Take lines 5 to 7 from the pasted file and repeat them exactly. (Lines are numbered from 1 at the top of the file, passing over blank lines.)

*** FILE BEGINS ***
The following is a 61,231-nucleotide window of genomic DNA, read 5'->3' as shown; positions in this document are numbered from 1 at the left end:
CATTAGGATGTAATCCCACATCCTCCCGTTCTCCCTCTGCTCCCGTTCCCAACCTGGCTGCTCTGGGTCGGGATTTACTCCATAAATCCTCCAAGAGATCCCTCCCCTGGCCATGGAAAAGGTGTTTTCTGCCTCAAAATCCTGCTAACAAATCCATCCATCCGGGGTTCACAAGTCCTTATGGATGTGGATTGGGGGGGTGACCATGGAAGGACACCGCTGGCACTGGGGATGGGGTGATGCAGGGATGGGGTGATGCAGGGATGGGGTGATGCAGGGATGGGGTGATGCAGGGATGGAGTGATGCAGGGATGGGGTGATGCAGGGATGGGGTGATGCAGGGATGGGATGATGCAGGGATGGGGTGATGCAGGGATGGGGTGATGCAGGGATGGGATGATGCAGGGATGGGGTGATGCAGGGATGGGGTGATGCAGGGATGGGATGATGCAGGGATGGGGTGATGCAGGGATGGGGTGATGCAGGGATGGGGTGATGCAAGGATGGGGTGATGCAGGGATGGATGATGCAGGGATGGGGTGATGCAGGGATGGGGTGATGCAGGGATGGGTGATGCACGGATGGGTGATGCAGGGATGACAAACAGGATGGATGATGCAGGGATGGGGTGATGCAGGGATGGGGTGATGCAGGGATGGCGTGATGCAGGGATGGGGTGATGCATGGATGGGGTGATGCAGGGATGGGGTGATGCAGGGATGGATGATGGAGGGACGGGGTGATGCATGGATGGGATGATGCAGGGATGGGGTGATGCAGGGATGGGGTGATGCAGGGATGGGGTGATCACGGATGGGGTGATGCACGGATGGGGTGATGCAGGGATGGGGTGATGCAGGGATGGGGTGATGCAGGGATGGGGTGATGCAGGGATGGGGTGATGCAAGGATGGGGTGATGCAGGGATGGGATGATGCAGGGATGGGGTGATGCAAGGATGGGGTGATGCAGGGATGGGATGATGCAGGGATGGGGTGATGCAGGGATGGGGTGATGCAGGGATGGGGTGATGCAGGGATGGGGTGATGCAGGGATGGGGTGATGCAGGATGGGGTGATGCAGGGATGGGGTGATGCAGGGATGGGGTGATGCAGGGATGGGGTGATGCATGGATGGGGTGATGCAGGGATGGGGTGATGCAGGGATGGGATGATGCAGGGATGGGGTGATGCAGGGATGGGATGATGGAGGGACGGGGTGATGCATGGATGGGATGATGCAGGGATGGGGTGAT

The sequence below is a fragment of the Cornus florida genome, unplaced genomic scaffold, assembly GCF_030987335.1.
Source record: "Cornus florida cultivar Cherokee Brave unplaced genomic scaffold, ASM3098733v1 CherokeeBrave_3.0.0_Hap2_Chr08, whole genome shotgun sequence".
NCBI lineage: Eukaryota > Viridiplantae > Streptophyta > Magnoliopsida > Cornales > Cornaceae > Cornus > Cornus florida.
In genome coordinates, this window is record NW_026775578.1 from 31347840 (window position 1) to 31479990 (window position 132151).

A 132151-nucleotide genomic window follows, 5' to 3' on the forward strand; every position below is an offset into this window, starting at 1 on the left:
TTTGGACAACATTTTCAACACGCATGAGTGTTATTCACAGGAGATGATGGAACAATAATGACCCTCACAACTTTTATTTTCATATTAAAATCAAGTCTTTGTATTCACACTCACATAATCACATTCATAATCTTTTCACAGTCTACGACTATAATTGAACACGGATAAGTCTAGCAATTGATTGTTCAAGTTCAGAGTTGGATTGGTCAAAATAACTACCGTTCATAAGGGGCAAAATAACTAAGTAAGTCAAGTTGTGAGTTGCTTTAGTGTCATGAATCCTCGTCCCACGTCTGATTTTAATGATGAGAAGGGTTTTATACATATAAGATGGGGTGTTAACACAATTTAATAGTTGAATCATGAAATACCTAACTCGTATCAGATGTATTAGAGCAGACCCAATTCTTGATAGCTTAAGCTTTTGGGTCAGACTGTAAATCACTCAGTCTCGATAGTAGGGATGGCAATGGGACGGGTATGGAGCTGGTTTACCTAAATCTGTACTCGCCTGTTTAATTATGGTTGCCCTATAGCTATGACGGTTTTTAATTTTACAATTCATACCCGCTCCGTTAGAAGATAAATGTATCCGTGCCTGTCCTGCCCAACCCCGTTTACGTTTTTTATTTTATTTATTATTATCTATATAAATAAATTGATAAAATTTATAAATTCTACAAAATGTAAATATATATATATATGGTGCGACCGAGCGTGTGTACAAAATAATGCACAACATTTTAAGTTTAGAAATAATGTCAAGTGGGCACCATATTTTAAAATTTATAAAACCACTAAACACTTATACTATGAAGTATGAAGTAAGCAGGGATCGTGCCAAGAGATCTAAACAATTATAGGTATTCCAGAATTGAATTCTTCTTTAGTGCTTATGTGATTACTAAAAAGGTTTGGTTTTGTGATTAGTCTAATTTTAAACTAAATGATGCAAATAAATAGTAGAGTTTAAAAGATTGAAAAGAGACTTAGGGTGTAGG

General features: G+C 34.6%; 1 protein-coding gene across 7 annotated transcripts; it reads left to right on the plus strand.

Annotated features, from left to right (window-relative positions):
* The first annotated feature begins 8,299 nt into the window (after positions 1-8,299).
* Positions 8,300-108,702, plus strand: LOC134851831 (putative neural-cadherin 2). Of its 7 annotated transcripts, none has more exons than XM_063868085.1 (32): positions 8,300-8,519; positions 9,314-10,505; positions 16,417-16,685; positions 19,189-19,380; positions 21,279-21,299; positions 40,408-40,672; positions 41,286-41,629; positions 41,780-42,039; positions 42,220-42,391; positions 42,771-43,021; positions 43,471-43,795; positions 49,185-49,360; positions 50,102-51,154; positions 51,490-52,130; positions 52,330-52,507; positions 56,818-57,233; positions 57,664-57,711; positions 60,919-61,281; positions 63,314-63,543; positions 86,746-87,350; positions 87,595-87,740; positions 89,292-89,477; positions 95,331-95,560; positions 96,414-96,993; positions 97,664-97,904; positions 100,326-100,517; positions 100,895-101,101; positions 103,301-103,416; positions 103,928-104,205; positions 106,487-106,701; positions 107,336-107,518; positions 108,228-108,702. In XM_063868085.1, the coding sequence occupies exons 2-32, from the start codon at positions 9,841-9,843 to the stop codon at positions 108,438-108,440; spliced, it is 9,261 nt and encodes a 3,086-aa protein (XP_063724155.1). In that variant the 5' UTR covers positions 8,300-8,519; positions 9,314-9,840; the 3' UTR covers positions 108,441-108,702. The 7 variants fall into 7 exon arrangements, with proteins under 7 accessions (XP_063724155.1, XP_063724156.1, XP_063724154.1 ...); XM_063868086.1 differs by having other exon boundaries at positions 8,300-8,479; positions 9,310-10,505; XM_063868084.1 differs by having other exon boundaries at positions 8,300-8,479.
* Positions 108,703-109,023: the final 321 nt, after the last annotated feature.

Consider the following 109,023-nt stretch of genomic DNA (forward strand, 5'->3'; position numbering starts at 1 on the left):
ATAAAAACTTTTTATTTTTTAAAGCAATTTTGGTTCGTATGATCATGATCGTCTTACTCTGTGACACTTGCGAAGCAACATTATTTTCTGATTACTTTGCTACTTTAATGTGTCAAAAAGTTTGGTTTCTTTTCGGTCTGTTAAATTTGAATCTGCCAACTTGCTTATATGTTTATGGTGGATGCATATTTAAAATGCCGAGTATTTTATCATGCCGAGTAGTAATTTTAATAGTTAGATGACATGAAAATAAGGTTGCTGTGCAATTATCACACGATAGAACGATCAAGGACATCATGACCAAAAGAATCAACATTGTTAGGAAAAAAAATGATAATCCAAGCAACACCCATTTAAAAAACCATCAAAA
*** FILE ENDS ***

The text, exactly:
NCBI lineage: Eukaryota > Viridiplantae > Streptophyta > Magnoliopsida > Cornales > Cornaceae > Cornus > Cornus florida.
In genome coordinates, this window is record NW_026775578.1 from 31347840 (window position 1) to 31479990 (window position 132151).

A 132151-nucleotide genomic window follows, 5' to 3' on the forward strand; every position below is an offset into this window, starting at 1 on the left: